Command-and-Control leaders are the ones who inspire bad-boss punching bags and books like “The Boss from Hell.”
They’re easy to caricature. Hard to work for. But not all bad.
They have something that even the most enlightened boss needs — the ability to provide crystal-clear direction when the situation calls for it.
Example: If a fire broke out in your building, would lives more likely be saved by a consensus-builder or a tyrant who shouted, “Follow that exit sign and get out of here NOW!”?
In that situation, I’ll place my bets on the tyrant.
I think a lot of people under-value the Command-and-Control managerial style. Fact is, managers who can’t deploy it convincingly when it’s appropriate are missing an important item in their managerial toolkit.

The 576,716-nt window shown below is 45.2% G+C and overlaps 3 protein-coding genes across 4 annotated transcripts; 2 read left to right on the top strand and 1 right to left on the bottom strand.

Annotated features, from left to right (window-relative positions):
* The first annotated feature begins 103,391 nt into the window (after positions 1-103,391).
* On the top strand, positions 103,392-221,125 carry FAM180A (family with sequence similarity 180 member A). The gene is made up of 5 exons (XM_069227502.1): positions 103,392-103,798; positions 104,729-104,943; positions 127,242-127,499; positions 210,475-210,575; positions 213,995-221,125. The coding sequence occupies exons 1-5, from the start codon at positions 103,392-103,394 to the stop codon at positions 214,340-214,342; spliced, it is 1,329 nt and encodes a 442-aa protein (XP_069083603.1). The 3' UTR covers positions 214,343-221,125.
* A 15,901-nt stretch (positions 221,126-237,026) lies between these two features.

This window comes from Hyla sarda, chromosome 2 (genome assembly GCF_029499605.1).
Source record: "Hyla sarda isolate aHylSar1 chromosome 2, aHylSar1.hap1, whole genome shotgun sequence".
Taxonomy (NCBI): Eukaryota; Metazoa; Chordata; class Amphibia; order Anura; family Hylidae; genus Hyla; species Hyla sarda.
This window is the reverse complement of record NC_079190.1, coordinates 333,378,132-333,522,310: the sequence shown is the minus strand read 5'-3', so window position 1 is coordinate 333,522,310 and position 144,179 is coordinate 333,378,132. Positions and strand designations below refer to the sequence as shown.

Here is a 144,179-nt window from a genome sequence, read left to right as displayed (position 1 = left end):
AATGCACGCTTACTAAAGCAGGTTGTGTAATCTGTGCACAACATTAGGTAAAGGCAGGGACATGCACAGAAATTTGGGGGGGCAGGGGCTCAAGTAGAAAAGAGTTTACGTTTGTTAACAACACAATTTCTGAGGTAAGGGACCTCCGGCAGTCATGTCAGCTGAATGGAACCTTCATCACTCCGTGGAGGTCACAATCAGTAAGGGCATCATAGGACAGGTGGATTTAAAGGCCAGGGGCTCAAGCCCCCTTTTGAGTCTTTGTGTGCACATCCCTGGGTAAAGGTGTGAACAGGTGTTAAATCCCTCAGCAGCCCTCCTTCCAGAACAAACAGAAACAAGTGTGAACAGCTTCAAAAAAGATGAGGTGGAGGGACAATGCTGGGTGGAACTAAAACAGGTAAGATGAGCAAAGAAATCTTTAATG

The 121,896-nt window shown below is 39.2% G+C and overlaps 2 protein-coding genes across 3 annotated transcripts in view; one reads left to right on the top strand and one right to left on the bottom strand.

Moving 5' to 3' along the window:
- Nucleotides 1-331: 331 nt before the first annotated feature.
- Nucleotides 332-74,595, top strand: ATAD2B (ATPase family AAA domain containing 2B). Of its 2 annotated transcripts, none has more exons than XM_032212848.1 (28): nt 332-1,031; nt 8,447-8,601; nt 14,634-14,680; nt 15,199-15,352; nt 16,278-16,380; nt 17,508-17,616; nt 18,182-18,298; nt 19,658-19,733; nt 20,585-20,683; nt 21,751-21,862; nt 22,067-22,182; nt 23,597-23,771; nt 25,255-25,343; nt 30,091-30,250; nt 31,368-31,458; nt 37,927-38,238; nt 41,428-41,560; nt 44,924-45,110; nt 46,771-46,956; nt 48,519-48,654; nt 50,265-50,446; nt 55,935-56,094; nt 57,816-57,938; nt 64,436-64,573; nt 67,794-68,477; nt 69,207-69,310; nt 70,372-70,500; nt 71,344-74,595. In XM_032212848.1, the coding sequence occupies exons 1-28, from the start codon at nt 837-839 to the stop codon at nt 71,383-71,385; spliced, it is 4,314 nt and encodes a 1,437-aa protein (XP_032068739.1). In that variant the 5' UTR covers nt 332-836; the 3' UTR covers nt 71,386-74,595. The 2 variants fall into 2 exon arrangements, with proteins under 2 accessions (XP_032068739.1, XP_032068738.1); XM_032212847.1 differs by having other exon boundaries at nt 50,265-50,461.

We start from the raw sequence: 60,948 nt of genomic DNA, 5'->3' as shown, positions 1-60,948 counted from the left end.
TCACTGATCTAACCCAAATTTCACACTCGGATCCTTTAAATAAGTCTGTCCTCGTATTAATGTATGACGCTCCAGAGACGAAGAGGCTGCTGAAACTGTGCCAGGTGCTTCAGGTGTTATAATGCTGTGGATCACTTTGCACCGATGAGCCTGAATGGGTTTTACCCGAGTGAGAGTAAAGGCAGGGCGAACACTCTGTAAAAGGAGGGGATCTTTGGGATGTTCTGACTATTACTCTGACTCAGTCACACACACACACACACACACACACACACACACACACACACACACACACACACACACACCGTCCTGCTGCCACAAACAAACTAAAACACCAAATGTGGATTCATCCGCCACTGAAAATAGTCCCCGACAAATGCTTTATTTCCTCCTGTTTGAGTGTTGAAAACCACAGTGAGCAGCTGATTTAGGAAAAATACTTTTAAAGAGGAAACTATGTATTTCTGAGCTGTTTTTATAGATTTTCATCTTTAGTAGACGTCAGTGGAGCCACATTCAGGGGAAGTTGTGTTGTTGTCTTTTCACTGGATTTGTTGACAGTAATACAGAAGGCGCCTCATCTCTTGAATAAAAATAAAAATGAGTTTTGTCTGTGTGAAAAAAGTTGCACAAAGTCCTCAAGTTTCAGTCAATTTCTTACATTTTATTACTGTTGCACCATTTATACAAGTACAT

The problem, of course, is that some leaders resort to the Command-and-Control style all the time, even when there’s no urgency and no need to use it. And they get their names written on bad-boss punching bags.
To be effective, no manager should ever rely on a single managerial style. We all need a full repertoire of styles, and we need to know when to use them.
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